“Could fluoridated water and toothpaste be affecting the enolase of the (human) eye lens?”

    Well, a read of basic textbooks of biochemistry, embryology and ophthalmology would give you the answer “no”:

    Enolase is part of the glycolytic pathway.
    It is found only inside cells.
    It is part of the internal energy source of the cell.
    The energy it produces cannot be exported from the cell.
    The mature human eye has several transparent sections.
    All are transparent because they are acellular and avascular. (Much of ophthalmology is devoted to prevent cells or vascular structures invading those transparent sections).
    During embryogenesis of the eye, the subsequently transparent structures of the eye have blood vessels and cells present.
    During embryogenesis of the eye, the subsequently transparent structures are opaque and have no optical properties because of the cells and blood vessels present in them.
    The optics of the eye become transparent in the mature eye because the cells and blood vessels withdraw as the eye matures.
    Since the stroma of the healthy human cornea and lens are transparent, no cells or vascular structures are present (if they are opaque, because of the presence of cells or vessels, they are unhealthy).
    Since there are no cells or blood vessels within the healthy, mature human eye, there is no place for intracellular enolase to be found.

    Note how biochemistry, embryology and ophthalmology interact in this tiny example. If you’ve only read about the biochemistry, you will have no idea that the science of other topics interacts directly with the biochemistry.

    Now, a scientist would acknowledge what I have just said, thank me, and discard the idea as having minimal chance of being possible (to start with, enolase would have to be shown to have an extracellular function… and be found in the extracellular space).

    Ken said “You are away with the birds again.”

    I prefer to think that you present as someone who hasn’t taken science as a high school class, yet is pretending to have some scientific knowledge. Unfortunately, whilst you may have qualifications as an electronic technician, you are missing several years and/or decades of learning how to think as a scientist.

    Try that high school science class and then maybe learn the basics of a subject from textbooks. Read many textbooks on multiple subjects. Perhaps then you could begin to critically interpret journal articles.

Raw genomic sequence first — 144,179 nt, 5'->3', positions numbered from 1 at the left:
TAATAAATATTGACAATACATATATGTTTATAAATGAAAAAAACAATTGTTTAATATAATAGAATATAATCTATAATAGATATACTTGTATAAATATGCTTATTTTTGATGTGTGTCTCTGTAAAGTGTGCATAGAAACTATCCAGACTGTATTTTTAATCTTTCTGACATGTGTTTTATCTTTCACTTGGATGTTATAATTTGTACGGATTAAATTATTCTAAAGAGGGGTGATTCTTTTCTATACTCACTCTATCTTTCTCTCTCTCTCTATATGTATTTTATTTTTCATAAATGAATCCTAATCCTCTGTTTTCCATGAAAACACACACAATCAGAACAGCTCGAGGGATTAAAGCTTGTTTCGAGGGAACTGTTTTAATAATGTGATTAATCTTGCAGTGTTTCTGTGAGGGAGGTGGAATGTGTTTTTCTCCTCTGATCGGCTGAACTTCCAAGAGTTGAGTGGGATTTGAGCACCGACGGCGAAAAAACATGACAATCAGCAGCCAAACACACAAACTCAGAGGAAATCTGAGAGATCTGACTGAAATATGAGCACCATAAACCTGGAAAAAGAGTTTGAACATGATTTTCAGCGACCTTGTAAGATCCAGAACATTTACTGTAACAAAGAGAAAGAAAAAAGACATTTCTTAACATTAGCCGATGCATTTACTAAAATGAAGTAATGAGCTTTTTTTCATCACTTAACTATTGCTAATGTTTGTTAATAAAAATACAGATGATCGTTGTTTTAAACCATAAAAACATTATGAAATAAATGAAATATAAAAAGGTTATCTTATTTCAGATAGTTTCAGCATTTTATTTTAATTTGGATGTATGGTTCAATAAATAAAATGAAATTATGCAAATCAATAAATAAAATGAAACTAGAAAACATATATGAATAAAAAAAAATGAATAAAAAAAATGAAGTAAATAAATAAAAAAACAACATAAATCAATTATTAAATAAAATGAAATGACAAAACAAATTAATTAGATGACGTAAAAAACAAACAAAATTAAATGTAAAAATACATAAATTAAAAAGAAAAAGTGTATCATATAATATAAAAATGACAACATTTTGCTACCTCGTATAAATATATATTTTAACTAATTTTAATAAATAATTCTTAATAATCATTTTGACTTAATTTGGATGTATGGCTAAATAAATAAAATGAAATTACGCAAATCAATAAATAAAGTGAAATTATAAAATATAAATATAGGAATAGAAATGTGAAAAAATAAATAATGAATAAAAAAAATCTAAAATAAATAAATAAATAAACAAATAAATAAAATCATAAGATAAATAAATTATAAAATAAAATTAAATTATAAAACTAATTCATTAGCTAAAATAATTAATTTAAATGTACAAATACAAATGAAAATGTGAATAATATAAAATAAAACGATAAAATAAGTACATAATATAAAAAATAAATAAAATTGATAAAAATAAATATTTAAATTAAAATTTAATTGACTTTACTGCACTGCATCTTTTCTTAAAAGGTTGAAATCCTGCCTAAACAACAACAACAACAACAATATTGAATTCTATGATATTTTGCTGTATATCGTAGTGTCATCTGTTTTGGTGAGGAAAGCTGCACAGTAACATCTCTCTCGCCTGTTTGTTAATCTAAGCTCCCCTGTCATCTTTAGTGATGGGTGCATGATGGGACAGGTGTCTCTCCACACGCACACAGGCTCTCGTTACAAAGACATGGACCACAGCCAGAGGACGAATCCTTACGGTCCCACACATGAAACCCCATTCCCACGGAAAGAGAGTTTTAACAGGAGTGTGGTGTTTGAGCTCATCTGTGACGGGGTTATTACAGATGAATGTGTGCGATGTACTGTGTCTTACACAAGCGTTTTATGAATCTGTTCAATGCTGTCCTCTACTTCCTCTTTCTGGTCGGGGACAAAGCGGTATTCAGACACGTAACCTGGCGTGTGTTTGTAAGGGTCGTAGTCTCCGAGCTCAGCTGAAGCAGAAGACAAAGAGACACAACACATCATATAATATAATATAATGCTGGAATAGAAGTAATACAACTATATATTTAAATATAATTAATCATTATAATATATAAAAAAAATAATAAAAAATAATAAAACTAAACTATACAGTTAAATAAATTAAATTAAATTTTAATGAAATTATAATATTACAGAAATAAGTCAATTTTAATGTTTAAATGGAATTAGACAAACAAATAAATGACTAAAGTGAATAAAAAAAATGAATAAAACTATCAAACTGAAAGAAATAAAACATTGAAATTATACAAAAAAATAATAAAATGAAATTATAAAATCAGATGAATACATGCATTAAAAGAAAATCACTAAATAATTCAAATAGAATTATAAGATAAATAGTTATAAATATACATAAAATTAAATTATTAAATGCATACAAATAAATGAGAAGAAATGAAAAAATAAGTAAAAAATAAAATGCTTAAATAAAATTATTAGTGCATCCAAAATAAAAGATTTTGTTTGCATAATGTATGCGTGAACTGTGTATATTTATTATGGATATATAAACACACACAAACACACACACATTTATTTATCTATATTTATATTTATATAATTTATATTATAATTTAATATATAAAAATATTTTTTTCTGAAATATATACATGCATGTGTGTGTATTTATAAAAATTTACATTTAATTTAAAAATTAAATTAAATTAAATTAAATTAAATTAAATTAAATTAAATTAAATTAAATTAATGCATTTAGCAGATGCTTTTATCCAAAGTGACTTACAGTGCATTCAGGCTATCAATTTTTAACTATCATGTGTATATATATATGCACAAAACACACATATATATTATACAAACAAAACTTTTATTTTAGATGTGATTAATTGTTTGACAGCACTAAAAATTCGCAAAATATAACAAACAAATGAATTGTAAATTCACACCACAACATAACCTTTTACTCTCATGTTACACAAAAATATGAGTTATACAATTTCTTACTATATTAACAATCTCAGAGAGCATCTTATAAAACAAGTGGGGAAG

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  18. Stuartg: “They certainly were not discussing mature human lenses or corneas.”
    Wrong, they are concerned with human eyes when they say “However, the role of ENO1 in eye development needs to be further investigated.”

    Short-sightedness increases with build up of the cornea, into adulthood.

    Do you expect scientists to be debriding human corneas to study eyes?

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  19. Stuartg: “Since there are no cells or blood vessels within the healthy, mature human eye, there is no place for intracellular enolase to be found.”

    And do you think the eye cornea is made of cells?

    From one of the refs of the article I cited: Wistow: “It thus appears that a highly conserved, important glycolytic enzyme has been used as a structural component of lens since the start of vertebrate evolution. Apparently the enzyme has not been recruited for its catalytic activity but for some distinct structural property. tau-Crystallin/alpha-enolase is an example of a multifunctional protein playing two very different roles in evolution but encoded by a single gene.”

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  20. soundhill,

    No matter what you say, it doesn’t change the science.

    You obviously have a religious belief in your own fantasies.

    You can check my statements about the development of the human eye by reading a textbook on embryology. Any textbook on embryology.

    You can check my statements about the optics of the human eye by reading a textbook on ophthalmology. Any textbook on ophthalmology.

    You can read about where enolase is found in the human body by reading a textbook of biochemistry. Any textbook of biochemistry.

    Maybe you should add textbooks on anatomy and histology. They will corroborate.

    Extraordinary claims require extraordinary evidence.

    All you have to do to prove your ideas is to overturn the medical textbooks of the world…

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  21. The new texts will have to cover proteonomics.

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  22. Thank you Ken for your blog specifically on fluoridation issues. My brother alerted me to your blog. I was involved in the swing by the then Country Party of WA from their opposition to fluoridation to the extremely small margin of one to supporting the then Liberal Party of WA. The story of fluoridation in WA is the one I am most familiar with and I am pleased to have subscribed to your blog as I can see that your ability to suss out BS when it is propounded is something I will find pertinent and soothing!!

    Later this year the 50 year anniversary of the passing of the fluoridation bill into the statute books in WA will be celebrated. I am led to understand that Fluoride Free WA will probably mount a protest. . Fortunately it would seem that there is no political appetite to make this an issue.

    Cheers
    V Denyer (nee Lugg)